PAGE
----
A Note about the Hebrew and Greek Texts for the LORD's
The New Testament was written in Koine Greek, of
course, and that's the starting point for serious exegesis of its
writings. The Hebrew translation used here comes from the
Salkinson-Ginsburg Hebrew New Testament (1999 edition) which I
compared to F. Delitzsch's older Hebrew translation of the Brit
Chadashah as well as with the Robinson-Pierpont Majority Text
(1995), the Westcott and Hort NT, and the Friberg NT (UBS3/4).
Others have done similar work (i.e., attempting to reconstruct the
Hebrew from the Greek), such as Brad Young and David Bivins of the
Jerusalem School of Synoptic Research.
The LORD Jesus
undoubtedly taught this prayer to His disciples in Hebrew, since
Hebrew was the language of the synagogue and temple of His day, and
Jesus Himself "made aliyah" by performing Torah readings at the
synagogues (Luke 4:16). Jesus also revealed Himself to Paul in
Hebrew language during Paul's dramatic conversion experience (Acts
The Hebraic mindset informs the intent of the New
Testament writers, and we may fall into isogesis if we overlook this
foundational truth. In the West we have often imported Greek
concepts into the text of Scripture, forgetting that the New
Testament documents were all written by Jews who were steeped in
Jewish culture. If you need any background information on that
idea, I would suggest "Our Father Abraham" by Marv Wilson or Jim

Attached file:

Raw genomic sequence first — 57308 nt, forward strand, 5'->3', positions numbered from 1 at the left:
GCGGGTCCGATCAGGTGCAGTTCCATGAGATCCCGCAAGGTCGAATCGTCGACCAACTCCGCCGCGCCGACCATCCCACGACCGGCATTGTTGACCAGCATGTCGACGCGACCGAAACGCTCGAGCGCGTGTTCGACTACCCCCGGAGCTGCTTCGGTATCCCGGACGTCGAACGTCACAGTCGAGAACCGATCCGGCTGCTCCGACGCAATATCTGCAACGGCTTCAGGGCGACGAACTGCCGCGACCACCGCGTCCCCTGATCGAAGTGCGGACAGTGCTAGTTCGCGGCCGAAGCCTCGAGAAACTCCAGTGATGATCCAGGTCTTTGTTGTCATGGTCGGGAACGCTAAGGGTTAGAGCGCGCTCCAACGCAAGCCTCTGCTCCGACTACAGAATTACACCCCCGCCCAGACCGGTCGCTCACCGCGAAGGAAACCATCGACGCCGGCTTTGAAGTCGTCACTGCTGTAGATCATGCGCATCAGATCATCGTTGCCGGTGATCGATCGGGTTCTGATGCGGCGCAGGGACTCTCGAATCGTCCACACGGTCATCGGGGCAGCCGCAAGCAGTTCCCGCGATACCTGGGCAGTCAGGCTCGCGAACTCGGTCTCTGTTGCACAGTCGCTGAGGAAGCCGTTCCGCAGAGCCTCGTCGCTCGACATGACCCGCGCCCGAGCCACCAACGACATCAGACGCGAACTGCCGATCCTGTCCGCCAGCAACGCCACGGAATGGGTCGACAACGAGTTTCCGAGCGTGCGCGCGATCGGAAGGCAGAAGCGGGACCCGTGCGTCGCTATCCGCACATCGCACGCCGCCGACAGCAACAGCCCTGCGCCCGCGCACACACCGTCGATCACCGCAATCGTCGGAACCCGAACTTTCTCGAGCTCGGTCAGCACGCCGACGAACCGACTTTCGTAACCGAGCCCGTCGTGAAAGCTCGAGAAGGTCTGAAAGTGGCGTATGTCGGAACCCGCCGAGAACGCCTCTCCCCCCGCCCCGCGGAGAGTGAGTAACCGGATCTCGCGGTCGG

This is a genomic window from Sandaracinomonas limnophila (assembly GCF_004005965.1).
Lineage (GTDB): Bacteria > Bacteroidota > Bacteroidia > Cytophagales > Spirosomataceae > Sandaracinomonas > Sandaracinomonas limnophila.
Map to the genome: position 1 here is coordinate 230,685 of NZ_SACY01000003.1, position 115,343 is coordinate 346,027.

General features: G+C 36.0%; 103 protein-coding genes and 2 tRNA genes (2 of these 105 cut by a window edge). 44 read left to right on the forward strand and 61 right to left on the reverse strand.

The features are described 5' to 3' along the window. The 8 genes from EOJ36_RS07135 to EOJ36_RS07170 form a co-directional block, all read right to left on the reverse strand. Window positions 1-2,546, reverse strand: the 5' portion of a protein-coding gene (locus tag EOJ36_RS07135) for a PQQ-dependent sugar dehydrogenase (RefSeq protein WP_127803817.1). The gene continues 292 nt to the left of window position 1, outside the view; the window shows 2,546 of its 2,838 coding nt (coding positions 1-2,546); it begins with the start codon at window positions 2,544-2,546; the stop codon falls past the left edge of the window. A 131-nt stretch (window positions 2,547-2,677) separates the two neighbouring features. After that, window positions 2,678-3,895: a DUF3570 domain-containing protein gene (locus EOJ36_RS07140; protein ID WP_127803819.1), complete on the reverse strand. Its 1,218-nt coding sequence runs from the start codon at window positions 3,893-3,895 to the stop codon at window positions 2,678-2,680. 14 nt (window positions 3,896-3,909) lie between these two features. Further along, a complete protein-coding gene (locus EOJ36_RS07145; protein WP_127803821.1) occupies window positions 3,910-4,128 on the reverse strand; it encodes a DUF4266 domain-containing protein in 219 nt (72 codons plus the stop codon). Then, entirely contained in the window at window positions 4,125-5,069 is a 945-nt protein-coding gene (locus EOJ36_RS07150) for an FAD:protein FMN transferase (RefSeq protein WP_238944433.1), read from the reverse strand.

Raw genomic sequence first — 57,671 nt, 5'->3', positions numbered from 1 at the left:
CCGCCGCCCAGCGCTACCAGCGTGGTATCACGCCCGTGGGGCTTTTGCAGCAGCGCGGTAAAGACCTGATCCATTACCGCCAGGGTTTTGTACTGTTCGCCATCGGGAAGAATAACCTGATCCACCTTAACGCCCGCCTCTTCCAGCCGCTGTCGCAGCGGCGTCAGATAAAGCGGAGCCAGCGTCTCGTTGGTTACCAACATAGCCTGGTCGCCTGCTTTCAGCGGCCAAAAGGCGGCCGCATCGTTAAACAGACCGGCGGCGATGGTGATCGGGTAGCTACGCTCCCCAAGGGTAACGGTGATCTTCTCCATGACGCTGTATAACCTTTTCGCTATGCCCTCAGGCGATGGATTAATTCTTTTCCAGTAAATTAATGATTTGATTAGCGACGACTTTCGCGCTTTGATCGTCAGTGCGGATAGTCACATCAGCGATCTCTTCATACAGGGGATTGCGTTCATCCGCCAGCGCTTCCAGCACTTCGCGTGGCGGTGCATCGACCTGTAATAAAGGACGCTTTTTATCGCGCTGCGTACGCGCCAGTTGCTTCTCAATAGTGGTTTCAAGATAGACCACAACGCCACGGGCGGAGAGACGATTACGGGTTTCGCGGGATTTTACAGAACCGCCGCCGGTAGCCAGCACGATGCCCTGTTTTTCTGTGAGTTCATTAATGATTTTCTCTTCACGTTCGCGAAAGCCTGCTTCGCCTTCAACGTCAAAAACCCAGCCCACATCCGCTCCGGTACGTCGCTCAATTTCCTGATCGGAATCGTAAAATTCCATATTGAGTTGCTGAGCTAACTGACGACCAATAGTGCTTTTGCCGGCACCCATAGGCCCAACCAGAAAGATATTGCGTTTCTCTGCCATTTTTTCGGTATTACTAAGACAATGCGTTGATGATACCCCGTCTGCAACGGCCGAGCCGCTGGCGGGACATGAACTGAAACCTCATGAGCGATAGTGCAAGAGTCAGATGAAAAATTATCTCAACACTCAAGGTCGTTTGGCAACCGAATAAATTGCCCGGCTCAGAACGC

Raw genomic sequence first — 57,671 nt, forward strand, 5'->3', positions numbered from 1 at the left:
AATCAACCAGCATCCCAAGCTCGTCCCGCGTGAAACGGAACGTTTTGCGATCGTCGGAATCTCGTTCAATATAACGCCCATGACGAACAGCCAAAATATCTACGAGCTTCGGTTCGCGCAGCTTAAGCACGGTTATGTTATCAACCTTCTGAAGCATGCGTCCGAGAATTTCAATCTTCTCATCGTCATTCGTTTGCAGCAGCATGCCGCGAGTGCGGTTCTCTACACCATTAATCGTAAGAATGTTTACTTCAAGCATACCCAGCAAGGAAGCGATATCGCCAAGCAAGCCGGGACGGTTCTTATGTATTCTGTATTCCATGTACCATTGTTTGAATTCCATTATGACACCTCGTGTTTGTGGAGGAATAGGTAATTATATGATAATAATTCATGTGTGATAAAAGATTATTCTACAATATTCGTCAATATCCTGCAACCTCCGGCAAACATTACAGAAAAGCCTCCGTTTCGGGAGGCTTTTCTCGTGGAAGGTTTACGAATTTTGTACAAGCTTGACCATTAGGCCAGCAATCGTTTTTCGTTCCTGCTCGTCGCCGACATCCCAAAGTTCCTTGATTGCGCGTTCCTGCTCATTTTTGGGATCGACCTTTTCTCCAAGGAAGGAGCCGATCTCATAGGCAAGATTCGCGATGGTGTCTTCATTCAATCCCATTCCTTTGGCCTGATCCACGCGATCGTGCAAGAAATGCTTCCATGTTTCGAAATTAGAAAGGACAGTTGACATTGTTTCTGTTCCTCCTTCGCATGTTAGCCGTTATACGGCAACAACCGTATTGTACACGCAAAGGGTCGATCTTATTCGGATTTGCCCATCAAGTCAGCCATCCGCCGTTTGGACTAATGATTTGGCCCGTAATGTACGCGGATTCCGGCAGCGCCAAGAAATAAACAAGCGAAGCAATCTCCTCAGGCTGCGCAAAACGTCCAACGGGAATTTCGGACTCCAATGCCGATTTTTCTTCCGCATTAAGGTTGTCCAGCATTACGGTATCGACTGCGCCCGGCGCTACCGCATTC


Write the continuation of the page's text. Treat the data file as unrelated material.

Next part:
Gerrish's book, "Does God Play Favorites?"
In fact there is
historical evidence that Matthew wrote his gospel in Hebrew.
External evidence for this reaches as far back as Papias of
Hierapolis, of the second century CE. Eusebius quoted Papias:
"Matthew collected the oracles in the Hebrew
(The Ecclesiastical History, III, XXXIX, 16).
This is corroborated later in the Babylonian Talmud (Shabbat
116a), the Jerusalem Talmud (Shabbat 15c), as well as the
Tosefta (Shabbat 13:5), where debate rages concerning the
destruction of the scrolls of the New Testament. The question asked
was, "Should they be burned since they contain the divine Name
(i.e., YHVH)?" This debate clearly documents that the gospel was
extant in Hebrew in early church history.
the translator of the Latin Vulgate (around 400 A.D.) and considered
the greatest Hebrew scholar of the late Roman Imperial age, wrote
the following in his De Viris Illustribus (Of Illustrious
"Matthew, also called Levi, apostle and aforetimes publican,
composed a gospel of Christ at first published in Judea in Hebrew
for the sake of those of the circumcision who believed, but this
was afterwards translated into Greek though by what author is
uncertain. The Hebrew itself has been preserved until the present
day in the library at Caesarea which Pamphilus so diligently
gathered. I have also had the opportunity of having the volume
described to me by the Nazarenes of Beroea, a city of Syria, who
use it. In this it is to be noted that wherever the Evangelist,
whether on his own account or in the person of our Lord the Savior
quotes the testimony of the Old Testament he does not follow the
authority of the translators of the Septuagint but the Hebrew.
Wherefore these two forms exist, "Out of Egypt have I called my
son," and "for he shall be called a Nazarene."